Emails Cast More Guilt on Clinton and Obama

About 300 of Hillary Clinton’s emails are in the public record, but questions remain

On Friday, the State Department made public some 300 messages from Hillary Clinton’s email collection pertaining to Libya and the Sept. 11, 2012, Benghazi terrorist attack that left Ambassador J. Christopher Stevens and three other Americans dead. The Friday afternoon document dump was no doubt timed with the long weekend in hopes that the information contained in these emails would be downplayed in the holiday shuffle.

Fortunately, no such luck. The Benghazi attack and the cover-ups and stonewalling by the Obama administration and presidential candidate Clinton have made this particular embarrassment hard to bury. Despite the best efforts of the administration and its minions in the media, the hunger for more information at this point seems insatiable.

The batch of emails released last week shed a little bit of light on questions that the House Select Committee on Benghazi has been asking since it was formed in May 2014. A number of emails released from Clinton’s once-private collection include information about growing concerns over the deteriorating security situation in Libya going back to April 2011. In fact, Stevens, who at the time was an envoy, voiced concerns about safety.

“The situation in [the Libyan town of] Ajdabiyah has worsened to the point where Stevens is considering departure from Benghazi,” states an April 10, 2011, message. “The envoy’s delegation is currently doing a phased checkout.”

Stevens ultimately stayed in Libya, but his concerns and the concerns of CIA analysts ultimately fell on deaf ears.

Other information drawn from the emails include communications between Clinton and her team in the days following the attack, speech preparation, updates on press coverage, even coverage of how then-presidential candidate Mitt Romney was speaking on the issue.

The emails released by the State Department that used to live on Clinton’s private server raise more questions than they answer, which helps ensure this issue will not go away soon. Several gaps in the timeline are evident, which leave open questions about Clinton’s role and input in shaping Libyan policy post-Qaddafi, how State was dealing with growing instability in the country, and the thought process that went into extending the Benghazi mission in early 2012.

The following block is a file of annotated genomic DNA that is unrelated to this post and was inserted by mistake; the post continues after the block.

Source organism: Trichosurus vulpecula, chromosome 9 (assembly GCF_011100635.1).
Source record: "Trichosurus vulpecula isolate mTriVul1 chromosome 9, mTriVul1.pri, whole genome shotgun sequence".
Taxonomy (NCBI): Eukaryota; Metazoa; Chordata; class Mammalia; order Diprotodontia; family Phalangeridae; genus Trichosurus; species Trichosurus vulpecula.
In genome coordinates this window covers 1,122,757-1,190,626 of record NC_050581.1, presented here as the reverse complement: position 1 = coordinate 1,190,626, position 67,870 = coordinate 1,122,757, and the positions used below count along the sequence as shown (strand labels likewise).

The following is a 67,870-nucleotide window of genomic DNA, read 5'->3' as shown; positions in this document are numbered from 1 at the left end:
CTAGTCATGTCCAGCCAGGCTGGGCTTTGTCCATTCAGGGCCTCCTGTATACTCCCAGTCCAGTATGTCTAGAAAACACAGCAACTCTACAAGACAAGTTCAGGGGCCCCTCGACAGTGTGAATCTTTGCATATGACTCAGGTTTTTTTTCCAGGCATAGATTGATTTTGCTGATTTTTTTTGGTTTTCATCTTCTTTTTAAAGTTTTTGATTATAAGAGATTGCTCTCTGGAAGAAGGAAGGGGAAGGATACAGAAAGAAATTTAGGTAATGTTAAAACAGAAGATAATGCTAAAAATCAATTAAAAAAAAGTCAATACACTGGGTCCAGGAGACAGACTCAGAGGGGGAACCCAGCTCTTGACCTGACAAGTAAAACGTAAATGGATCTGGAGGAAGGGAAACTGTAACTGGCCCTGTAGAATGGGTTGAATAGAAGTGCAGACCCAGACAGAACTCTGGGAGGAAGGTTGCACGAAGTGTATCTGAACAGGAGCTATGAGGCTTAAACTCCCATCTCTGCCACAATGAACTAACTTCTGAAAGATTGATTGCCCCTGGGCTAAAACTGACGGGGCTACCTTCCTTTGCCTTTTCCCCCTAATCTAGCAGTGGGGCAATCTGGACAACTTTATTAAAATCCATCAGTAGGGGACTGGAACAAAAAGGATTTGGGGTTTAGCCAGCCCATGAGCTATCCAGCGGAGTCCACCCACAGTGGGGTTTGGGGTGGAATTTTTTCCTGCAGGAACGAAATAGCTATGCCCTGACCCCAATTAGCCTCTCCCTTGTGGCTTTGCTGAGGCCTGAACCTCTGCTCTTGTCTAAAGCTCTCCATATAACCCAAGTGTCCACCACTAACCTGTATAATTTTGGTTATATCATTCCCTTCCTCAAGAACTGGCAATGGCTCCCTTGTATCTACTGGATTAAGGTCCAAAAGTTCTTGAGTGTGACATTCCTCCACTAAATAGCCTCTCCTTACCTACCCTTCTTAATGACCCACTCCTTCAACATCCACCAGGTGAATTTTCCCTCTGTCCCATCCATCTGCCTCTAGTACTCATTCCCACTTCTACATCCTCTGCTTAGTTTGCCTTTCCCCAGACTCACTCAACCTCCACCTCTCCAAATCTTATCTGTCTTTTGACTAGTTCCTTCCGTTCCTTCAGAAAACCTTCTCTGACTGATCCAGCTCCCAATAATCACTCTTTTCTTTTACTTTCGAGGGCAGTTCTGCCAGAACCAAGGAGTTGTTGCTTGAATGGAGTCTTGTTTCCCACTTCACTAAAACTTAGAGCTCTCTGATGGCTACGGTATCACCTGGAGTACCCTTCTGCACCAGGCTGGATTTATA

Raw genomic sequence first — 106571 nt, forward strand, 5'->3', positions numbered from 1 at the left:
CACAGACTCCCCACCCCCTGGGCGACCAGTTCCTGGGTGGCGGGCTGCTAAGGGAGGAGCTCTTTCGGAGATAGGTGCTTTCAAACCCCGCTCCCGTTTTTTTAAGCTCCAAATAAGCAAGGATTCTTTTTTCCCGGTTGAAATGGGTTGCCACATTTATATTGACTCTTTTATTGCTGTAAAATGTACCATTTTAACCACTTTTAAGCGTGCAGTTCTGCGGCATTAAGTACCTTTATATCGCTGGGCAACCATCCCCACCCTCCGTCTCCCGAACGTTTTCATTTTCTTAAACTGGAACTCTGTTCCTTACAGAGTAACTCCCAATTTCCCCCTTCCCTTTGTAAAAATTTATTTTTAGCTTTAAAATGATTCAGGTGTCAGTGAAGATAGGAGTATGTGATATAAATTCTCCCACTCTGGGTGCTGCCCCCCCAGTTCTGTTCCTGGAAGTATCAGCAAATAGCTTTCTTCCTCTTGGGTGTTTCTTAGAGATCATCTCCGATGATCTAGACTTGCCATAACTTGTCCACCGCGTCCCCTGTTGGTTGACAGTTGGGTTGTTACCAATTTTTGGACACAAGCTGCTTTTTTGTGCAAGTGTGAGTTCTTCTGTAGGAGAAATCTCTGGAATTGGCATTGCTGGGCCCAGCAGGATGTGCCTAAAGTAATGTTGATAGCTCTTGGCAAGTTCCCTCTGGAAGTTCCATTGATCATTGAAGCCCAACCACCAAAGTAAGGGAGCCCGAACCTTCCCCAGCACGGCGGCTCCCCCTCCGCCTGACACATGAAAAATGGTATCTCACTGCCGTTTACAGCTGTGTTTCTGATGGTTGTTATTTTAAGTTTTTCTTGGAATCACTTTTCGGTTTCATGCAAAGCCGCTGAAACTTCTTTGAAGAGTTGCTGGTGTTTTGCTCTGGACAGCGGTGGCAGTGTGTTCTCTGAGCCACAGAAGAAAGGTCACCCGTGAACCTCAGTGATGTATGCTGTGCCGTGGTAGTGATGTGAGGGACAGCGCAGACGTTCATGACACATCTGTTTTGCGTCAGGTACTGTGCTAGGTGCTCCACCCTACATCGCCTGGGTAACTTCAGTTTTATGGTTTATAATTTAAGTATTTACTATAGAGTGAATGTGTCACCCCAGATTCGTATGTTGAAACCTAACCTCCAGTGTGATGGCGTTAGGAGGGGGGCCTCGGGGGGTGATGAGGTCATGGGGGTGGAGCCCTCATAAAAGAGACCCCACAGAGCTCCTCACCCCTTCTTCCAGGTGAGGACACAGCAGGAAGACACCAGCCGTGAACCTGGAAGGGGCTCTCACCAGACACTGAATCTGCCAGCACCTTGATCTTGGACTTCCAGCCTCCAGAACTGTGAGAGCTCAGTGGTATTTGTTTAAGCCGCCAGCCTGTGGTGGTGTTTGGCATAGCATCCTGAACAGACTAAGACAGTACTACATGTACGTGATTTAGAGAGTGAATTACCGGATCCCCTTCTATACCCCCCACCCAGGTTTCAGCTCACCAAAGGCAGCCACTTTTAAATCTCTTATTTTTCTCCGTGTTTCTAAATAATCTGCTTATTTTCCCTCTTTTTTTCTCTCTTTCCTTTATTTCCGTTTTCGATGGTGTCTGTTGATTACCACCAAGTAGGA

Administration stonewalling on Benghazi is bad enough, but the fact the whole matter is tied in to how Clinton mismanaged her emails makes the issue that much worse.

Clinton’s now-famous private email server was politically motivated because she wanted to keep her work from the prying eyes of the “vast Right wing conspiracy.” Instead, she invested in a private server that was hacked at least once and was not nearly as secure as the government server that she was lawfully required to use for classified materials. Apparently, protecting data from the GOP was more important than protecting it from the Russians or the Chinese.

Clinton claimed two months ago that she never broke the law in maintaining her own private server. In Clinton-speak that is true — kind of. Documents related to Benghazi that have recently been reclassified as secret were not secret when they existed on her server. But they were certainly sensitive; otherwise there would be no need for the reclassification. Yet, there is no hard and fast rule that bars Clinton from storing sensitive documents on her server.

There are also different email addresses that Clinton herself used on her server, possibly to help categorize which topic or issue she was addressing. This is just a theory so far. Not enough emails have been released to detect such a pattern. Yet, it is clear that not only was the server itself politically motivated, but how she dealt with the information on that server was politically motivated as well.

Rep. Trey Gowdy (R-SC), chairman of the Benghazi committee, put some perspective on Friday’s email release. “More than six months after the Select Committee first discovered Secretary Clinton’s unusual email arrangement with herself … State Department transferred 300 messages exclusively reviewed and released by her own lawyers. To assume a self-selected public record is complete, when no one with a duty or responsibility to the public had the ability to take part in the selection … strains credulity.”

Of course, the partisan wheels continue to turn despite Gowdy’s logical skepticism. Committee Ranking Member Elijah Cummings (D-MD) issued his own statement praising Clinton for being so forthcoming. “The American people can now read all of these emails and see for themselves that they contain no evidence to back up claims that … Republicans have made for years.”

So, according to Cummings, now that we have access to the slightest fraction of 50,000 emails heretofore out of reach from the public record, we can plainly see that there is no smoking gun — so we should leave Hillary Clinton alone and elect her emperor president already.

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